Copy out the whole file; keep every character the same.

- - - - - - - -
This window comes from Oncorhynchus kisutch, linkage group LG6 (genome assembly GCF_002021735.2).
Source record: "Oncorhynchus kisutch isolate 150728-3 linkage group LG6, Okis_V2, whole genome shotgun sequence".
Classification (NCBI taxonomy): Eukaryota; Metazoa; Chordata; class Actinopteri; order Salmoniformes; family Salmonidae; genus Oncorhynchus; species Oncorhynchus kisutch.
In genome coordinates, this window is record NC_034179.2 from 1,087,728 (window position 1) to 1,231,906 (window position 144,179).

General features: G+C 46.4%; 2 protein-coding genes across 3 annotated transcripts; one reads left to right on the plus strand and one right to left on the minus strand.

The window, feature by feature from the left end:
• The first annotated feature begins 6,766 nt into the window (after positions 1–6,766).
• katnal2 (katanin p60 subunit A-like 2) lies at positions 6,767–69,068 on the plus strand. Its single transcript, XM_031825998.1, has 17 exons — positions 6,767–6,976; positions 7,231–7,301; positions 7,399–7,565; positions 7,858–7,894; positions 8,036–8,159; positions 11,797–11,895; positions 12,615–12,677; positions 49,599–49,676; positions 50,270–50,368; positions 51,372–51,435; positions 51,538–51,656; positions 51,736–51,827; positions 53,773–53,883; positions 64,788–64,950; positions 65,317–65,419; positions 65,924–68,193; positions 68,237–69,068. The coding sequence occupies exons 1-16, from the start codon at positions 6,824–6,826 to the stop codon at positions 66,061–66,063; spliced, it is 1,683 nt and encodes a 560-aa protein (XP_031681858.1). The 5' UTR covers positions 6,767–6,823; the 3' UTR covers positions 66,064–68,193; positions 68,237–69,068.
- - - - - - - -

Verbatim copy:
This window comes from Oncorhynchus kisutch, linkage group LG6 (genome assembly GCF_002021735.2).
Source record: "Oncorhynchus kisutch isolate 150728-3 linkage group LG6, Okis_V2, whole genome shotgun sequence".
Classification (NCBI taxonomy): Eukaryota; Metazoa; Chordata; class Actinopteri; order Salmoniformes; family Salmonidae; genus Oncorhynchus; species Oncorhynchus kisutch.
In genome coordinates, this window is record NC_034179.2 from 1,087,728 (window position 1) to 1,231,906 (window position 144,179).

General features: G+C 46.4%; 2 protein-coding genes across 3 annotated transcripts; one reads left to right on the plus strand and one right to left on the minus strand.

The window, feature by feature from the left end:
• The first annotated feature begins 6,766 nt into the window (after positions 1–6,766).
• katnal2 (katanin p60 subunit A-like 2) lies at positions 6,767–69,068 on the plus strand. Its single transcript, XM_031825998.1, has 17 exons — positions 6,767–6,976; positions 7,231–7,301; positions 7,399–7,565; positions 7,858–7,894; positions 8,036–8,159; positions 11,797–11,895; positions 12,615–12,677; positions 49,599–49,676; positions 50,270–50,368; positions 51,372–51,435; positions 51,538–51,656; positions 51,736–51,827; positions 53,773–53,883; positions 64,788–64,950; positions 65,317–65,419; positions 65,924–68,193; positions 68,237–69,068. The coding sequence occupies exons 1-16, from the start codon at positions 6,824–6,826 to the stop codon at positions 66,061–66,063; spliced, it is 1,683 nt and encodes a 560-aa protein (XP_031681858.1). The 5' UTR covers positions 6,767–6,823; the 3' UTR covers positions 66,064–68,193; positions 68,237–69,068.